I felt them with me that day last week.
Walking down the street with my flyers and my roll of scotch tape.
Walking into gay bars and gay-owned businesses in the last frontier of Dallas’ gay ghetto, asking for space in their windows, negotiating for a better spot for my flyer advertising the vigil for the gay rights event I was helping with.
The streets were fairly quiet and so were the businesses. Mid-week, afternoon lull. People going about their business, many of them gay men—eating, shopping, having a drink, smoking a cigarette on an outdoor patio.
I felt them with me today.
Working with a random assortment of folks who had some extra time on their hands and an abundance of passion in their hearts to prepare for another civil rights event within our local community.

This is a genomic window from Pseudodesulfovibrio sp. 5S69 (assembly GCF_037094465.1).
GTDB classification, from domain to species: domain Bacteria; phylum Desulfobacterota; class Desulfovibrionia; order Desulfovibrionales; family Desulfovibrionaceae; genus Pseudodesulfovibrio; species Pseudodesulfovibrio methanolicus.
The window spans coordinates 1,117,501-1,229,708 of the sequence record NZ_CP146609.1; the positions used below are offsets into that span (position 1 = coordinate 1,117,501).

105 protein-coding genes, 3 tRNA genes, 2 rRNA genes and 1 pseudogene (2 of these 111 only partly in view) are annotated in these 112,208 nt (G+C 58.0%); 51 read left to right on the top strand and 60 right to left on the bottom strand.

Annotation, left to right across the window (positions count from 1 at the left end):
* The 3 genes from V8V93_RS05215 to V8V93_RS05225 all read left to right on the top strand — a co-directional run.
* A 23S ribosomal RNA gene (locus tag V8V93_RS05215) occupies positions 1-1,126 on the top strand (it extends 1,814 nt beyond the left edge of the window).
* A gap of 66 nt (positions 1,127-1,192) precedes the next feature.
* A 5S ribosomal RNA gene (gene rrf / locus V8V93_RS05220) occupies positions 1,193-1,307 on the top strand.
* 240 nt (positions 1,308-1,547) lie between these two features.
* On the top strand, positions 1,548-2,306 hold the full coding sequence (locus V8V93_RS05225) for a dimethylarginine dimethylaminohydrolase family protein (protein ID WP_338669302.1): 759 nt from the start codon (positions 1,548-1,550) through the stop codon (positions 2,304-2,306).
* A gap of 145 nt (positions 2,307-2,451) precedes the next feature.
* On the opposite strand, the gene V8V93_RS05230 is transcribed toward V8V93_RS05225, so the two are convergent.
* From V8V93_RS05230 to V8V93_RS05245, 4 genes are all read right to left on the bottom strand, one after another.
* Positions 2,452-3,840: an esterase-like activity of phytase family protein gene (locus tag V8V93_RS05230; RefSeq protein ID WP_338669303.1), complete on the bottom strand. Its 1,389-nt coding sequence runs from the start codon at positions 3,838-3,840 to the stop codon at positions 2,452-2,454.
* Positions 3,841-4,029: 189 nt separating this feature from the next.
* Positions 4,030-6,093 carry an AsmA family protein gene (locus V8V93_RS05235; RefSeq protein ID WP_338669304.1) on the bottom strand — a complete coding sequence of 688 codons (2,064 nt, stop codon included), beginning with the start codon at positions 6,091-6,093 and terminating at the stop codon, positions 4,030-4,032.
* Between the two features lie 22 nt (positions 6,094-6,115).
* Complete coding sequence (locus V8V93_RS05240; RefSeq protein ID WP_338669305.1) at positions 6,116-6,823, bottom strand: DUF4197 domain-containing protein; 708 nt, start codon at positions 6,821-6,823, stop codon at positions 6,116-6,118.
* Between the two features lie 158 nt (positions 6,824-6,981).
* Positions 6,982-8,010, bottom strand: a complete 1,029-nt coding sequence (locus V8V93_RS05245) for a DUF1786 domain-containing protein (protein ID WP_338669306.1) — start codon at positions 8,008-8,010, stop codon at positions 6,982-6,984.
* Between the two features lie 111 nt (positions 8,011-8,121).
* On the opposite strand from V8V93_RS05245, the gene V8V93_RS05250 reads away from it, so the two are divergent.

There was great diligence and also cutting up and laughter. And a good deal of running around doing this and that, trying to pull everything together. Above all, there was an exuberant positivity in the room.
Actually, I feel them with me constantly.
Thinking about how people can come together to make things better for others—not just those of us who identify as “gay” but other people who find themselves on the short end of society’s acceptance. Homeless youth. Transgender people. Immigrants. People with HIV/AIDS. Gay rights, yes. Marriage equality, yes. But not just gay. Equality and justice and respect for all of us.
I reflect: was this what it was like for Harvey and Cleve and Anne and Danny and Jose and Scott? The overwhelming passion and stress. The anxiety leading up to the event, wondering if everyone would show up. The low pay, the late nights, the partner who loves you so much to rein you back in at times to be still and be just with one another.
Wondering what the outcome of their collective efforts would be.
Wondering if they will live to see full equality.
Wondering if what you did would really make a difference.
Things are different now. And yet they’re exactly the same.